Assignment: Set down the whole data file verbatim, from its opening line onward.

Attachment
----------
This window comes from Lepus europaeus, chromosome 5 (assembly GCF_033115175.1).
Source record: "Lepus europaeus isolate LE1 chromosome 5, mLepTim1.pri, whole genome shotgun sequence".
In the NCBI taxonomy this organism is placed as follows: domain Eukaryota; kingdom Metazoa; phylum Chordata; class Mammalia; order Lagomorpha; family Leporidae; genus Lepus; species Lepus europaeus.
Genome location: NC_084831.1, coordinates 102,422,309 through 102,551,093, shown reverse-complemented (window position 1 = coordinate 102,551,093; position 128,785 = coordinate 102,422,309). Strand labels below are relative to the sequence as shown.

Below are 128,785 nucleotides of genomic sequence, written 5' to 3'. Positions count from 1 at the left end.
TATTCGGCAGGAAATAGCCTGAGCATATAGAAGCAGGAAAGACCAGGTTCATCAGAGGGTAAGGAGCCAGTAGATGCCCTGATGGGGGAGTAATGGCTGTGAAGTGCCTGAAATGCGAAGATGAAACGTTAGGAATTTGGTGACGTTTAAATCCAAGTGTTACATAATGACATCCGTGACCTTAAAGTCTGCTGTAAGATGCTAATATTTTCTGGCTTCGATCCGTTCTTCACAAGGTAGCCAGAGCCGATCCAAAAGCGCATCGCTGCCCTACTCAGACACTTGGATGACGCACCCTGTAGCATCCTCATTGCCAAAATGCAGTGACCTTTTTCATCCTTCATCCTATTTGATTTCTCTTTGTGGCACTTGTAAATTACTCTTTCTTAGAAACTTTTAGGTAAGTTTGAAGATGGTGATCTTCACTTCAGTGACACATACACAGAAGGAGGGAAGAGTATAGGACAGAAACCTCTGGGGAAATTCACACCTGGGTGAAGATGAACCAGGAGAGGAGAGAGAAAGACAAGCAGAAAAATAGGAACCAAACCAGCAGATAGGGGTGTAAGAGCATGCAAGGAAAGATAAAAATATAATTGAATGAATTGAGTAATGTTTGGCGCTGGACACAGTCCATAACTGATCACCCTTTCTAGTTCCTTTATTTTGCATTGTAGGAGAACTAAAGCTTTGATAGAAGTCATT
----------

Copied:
This window comes from Lepus europaeus, chromosome 5 (assembly GCF_033115175.1).
Source record: "Lepus europaeus isolate LE1 chromosome 5, mLepTim1.pri, whole genome shotgun sequence".
In the NCBI taxonomy this organism is placed as follows: domain Eukaryota; kingdom Metazoa; phylum Chordata; class Mammalia; order Lagomorpha; family Leporidae; genus Lepus; species Lepus europaeus.
Genome location: NC_084831.1, coordinates 102,422,309 through 102,551,093, shown reverse-complemented (window position 1 = coordinate 102,551,093; position 128,785 = coordinate 102,422,309). Strand labels below are relative to the sequence as shown.

Below are 128,785 nucleotides of genomic sequence, written 5' to 3'. Positions count from 1 at the left end.
TATTCGGCAGGAAATAGCCTGAGCATATAGAAGCAGGAAAGACCAGGTTCATCAGAGGGTAAGGAGCCAGTAGATGCCCTGATGGGGGAGTAATGGCTGTGAAGTGCCTGAAATGCGAAGATGAAACGTTAGGAATTTGGTGACGTTTAAATCCAAGTGTTACATAATGACATCCGTGACCTTAAAGTCTGCTGTAAGATGCTAATATTTTCTGGCTTCGATCCGTTCTTCACAAGGTAGCCAGAGCCGATCCAAAAGCGCATCGCTGCCCTACTCAGACACTTGGATGACGCACCCTGTAGCATCCTCATTGCCAAAATGCAGTGACCTTTTTCATCCTTCATCCTATTTGATTTCTCTTTGTGGCACTTGTAAATTACTCTTTCTTAGAAACTTTTAGGTAAGTTTGAAGATGGTGATCTTCACTTCAGTGACACATACACAGAAGGAGGGAAGAGTATAGGACAGAAACCTCTGGGGAAATTCACACCTGGGTGAAGATGAACCAGGAGAGGAGAGAGAAAGACAAGCAGAAAAATAGGAACCAAACCAGCAGATAGGGGTGTAAGAGCATGCAAGGAAAGATAAAAATATAATTGAATGAATTGAGTAATGTTTGGCGCTGGACACAGTCCATAACTGATCACCCTTTCTAGTTCCTTTATTTTGCATTGTAGGAGAACTAAAGCTTTGATAGAAGTCATT